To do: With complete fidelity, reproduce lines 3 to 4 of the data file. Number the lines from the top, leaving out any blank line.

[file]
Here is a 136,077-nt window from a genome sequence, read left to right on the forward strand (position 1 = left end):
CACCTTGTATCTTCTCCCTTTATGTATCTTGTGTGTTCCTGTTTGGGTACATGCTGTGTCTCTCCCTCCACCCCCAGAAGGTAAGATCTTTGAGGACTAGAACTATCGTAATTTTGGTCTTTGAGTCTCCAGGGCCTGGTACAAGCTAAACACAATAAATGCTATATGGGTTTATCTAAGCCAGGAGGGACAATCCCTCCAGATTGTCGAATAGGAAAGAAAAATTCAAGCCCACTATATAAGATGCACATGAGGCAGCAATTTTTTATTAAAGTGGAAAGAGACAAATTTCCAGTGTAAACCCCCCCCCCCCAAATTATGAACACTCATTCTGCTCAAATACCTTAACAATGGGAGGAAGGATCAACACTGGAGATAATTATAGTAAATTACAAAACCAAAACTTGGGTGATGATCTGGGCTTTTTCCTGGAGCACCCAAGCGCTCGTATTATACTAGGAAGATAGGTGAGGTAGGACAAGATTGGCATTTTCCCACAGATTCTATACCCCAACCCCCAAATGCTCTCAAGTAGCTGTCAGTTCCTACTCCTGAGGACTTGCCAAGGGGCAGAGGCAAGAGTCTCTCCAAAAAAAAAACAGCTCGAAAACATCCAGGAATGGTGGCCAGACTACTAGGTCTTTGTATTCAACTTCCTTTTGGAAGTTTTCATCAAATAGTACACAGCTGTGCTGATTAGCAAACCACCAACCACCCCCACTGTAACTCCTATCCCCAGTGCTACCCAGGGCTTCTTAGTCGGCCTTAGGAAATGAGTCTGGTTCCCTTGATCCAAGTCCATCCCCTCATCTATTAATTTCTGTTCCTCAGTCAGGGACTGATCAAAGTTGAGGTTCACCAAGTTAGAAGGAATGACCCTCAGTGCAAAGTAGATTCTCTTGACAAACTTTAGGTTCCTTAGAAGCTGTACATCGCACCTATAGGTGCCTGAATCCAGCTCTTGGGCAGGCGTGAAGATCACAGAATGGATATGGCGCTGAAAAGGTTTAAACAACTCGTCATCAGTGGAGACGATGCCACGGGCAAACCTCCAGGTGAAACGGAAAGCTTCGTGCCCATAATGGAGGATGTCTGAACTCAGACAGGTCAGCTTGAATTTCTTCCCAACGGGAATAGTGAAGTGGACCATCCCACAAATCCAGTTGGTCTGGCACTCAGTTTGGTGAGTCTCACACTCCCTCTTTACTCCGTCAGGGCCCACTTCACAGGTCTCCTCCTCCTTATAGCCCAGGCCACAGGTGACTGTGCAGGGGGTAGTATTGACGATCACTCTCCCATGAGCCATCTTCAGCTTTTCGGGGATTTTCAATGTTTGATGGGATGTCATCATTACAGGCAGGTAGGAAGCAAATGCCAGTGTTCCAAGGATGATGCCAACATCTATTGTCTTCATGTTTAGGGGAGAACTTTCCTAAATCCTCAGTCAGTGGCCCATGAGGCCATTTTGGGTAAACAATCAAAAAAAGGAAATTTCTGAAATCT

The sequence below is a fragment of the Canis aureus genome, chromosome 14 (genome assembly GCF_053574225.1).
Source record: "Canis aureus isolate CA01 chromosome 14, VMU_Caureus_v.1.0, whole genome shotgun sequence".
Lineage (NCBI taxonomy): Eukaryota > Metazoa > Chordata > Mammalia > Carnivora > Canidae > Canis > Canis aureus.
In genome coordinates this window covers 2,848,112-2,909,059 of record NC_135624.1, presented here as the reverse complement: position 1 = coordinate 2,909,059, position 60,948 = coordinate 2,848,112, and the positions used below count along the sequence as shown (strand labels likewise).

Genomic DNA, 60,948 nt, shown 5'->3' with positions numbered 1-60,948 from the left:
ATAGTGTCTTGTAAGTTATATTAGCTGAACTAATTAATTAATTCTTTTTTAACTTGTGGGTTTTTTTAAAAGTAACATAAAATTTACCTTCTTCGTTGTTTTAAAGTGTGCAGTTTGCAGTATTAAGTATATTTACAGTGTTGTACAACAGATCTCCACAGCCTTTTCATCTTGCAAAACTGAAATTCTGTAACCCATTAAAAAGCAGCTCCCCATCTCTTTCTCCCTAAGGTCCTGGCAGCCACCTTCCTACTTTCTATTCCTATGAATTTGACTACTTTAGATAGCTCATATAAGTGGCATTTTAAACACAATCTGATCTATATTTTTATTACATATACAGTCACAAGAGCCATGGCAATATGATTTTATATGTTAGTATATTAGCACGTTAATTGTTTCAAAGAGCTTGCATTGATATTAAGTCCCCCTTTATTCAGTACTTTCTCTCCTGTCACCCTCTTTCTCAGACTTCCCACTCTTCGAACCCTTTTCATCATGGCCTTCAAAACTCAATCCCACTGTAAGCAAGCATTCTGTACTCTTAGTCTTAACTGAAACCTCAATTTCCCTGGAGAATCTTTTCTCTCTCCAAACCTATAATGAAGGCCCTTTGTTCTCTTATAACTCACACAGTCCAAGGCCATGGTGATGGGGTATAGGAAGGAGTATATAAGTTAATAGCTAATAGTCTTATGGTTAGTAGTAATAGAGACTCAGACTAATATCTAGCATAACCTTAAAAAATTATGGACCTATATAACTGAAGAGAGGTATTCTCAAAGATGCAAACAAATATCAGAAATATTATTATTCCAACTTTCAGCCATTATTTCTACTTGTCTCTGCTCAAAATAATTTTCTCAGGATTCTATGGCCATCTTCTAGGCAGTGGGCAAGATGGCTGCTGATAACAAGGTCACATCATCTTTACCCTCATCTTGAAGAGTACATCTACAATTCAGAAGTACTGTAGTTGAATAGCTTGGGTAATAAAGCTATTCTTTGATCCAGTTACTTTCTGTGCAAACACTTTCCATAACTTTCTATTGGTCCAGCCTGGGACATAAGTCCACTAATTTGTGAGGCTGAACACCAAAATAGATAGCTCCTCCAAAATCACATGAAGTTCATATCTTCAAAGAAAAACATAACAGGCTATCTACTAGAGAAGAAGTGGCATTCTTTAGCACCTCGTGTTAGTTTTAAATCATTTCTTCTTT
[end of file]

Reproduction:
The sequence below is a fragment of the Canis aureus genome, chromosome 14 (genome assembly GCF_053574225.1).
Source record: "Canis aureus isolate CA01 chromosome 14, VMU_Caureus_v.1.0, whole genome shotgun sequence".